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After creating a key on a data.table:

set.seed(12345)
DT <- data.table(x = sample(LETTERS[1:3], 10, replace = TRUE),
                 y = sample(LETTERS[1:3], 10, replace = TRUE))
setkey(DT, x, y)
DT
#       x y
#  [1,] A B
#  [2,] A B
#  [3,] B B
#  [4,] B B
#  [5,] C A
#  [6,] C A
#  [7,] C A
#  [8,] C A
#  [9,] C C
# [10,] C C

I would like to get an integer vector giving for each row the corresponding "key index". I hope the expected output (column i) below will help clarify what I mean:

#       x y i
#  [1,] A B 1
#  [2,] A B 1
#  [3,] B B 2
#  [4,] B B 2
#  [5,] C A 3
#  [6,] C A 3
#  [7,] C A 3
#  [8,] C A 3
#  [9,] C C 4
# [10,] C C 4

I thought about using something like cumsum(!duplicated(DT[, key(DT), with = FALSE])) but am hoping there is a better solution. I feel this vector could be part of the table's internal representation, and maybe there is a way to access it? Even if it is not the case, what would you suggest?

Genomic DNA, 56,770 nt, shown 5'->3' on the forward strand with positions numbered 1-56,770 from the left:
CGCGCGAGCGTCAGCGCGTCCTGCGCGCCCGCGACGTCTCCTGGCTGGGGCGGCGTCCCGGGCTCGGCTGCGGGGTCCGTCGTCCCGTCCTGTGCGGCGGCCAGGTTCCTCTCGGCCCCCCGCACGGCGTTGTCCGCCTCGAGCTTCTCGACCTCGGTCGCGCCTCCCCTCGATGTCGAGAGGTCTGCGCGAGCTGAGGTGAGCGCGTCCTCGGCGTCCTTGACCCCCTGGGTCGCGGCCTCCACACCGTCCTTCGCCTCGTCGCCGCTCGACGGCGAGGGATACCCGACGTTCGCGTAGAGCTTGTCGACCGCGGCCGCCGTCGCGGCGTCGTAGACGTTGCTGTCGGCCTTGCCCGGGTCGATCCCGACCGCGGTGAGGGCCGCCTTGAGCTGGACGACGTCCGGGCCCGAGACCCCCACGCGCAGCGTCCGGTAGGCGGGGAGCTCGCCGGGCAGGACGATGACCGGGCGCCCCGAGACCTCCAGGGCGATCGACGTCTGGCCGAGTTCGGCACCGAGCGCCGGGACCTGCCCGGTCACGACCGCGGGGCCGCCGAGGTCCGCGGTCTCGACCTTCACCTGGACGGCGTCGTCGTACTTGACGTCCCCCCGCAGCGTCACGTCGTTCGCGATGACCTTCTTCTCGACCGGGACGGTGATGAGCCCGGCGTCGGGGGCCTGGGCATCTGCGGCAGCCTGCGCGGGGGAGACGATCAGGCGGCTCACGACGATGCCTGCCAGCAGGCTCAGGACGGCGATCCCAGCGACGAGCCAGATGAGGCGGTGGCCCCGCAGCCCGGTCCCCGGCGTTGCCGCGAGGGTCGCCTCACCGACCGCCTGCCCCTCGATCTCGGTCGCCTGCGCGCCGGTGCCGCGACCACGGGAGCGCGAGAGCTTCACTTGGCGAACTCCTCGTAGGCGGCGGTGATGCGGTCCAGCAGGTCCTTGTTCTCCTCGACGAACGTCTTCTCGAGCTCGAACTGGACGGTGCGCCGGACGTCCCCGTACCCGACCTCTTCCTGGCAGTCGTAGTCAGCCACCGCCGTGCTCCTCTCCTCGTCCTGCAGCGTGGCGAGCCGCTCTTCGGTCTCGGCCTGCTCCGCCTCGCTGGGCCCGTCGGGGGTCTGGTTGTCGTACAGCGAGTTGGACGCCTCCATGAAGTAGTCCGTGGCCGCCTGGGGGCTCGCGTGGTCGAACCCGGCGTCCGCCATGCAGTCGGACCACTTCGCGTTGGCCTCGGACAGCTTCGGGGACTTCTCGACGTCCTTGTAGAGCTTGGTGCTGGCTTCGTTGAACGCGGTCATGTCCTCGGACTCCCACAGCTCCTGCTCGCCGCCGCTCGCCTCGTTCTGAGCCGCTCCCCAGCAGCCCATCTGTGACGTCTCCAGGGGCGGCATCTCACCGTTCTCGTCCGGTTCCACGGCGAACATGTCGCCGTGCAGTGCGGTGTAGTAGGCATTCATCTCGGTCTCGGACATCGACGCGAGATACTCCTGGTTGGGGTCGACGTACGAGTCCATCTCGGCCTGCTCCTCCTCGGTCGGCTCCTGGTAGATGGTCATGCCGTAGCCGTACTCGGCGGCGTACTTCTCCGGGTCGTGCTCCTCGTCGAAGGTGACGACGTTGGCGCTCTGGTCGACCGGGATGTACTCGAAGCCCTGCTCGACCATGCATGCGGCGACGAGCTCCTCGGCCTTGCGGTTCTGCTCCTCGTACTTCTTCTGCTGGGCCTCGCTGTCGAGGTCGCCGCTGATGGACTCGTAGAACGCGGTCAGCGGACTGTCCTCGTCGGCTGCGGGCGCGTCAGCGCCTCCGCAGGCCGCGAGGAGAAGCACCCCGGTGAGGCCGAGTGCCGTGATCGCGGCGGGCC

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2 Answers 2

up vote 12 down vote accepted

To follow up on Josh's comment. A group counter isn't a bad idea to add: .GRP? At the moment it can be done manually [UPDATE: no longer necessary as .GRP was added in v1.8.3, scroll down] :

grp=0L
DT[,i:=grp<-grp+1L,by=key(DT)]
DT
    x y i
 1: A B 1
 2: A B 1
 3: B B 2
 4: B B 2
 5: C A 3
 6: C A 3
 7: C A 3
 8: C A 3
 9: C C 4
10: C C 4

Btw, the environment that j is evaluated in is static. The <- assigned to grp in that environment, which isn't recreated for each group. The grp=0 first was needed just to initialize the variable so that grp+1 worked the first time.

grp
[1] 0    # unchanged

Or, you can update the variable in calling scope.

grp=0L
DT[,i:=grp<<-grp+1L,by=key(DT)]
grp
[1] 4

And now in v1.8.3, it's just :

DT[,i:=.GRP,by=key(DT)]
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1  
I think .GRP is a very good idea, and have wished for it in the past. Nice and seemingly optimal solution, BTW. –  Josh O'Brien Oct 22 '12 at 20:53
1  
@JoshO'Brien Ok, .GRP now in 1.8.3. –  Matt Dowle Oct 23 '12 at 8:41

I'd probably just do this, since I'm fairly confident that no index counter is available from within the call to [.data.table():

ii <- unique(DT)
ii[,i:=seq_len(nrow(ii))]
DT[ii]
#     x y i
#  1: A B 1
#  2: A B 1
#  3: B B 2
#  4: B B 2
#  5: C A 3
#  6: C A 3
#  7: C A 3
#  8: C A 3
#  9: C C 4
# 10: C C 4

You could make this a one-liner, at the expense of an additional call to unique.data.table():

DT[unique(DT)[,i:=seq_len(nrow(unique(DT)))]]
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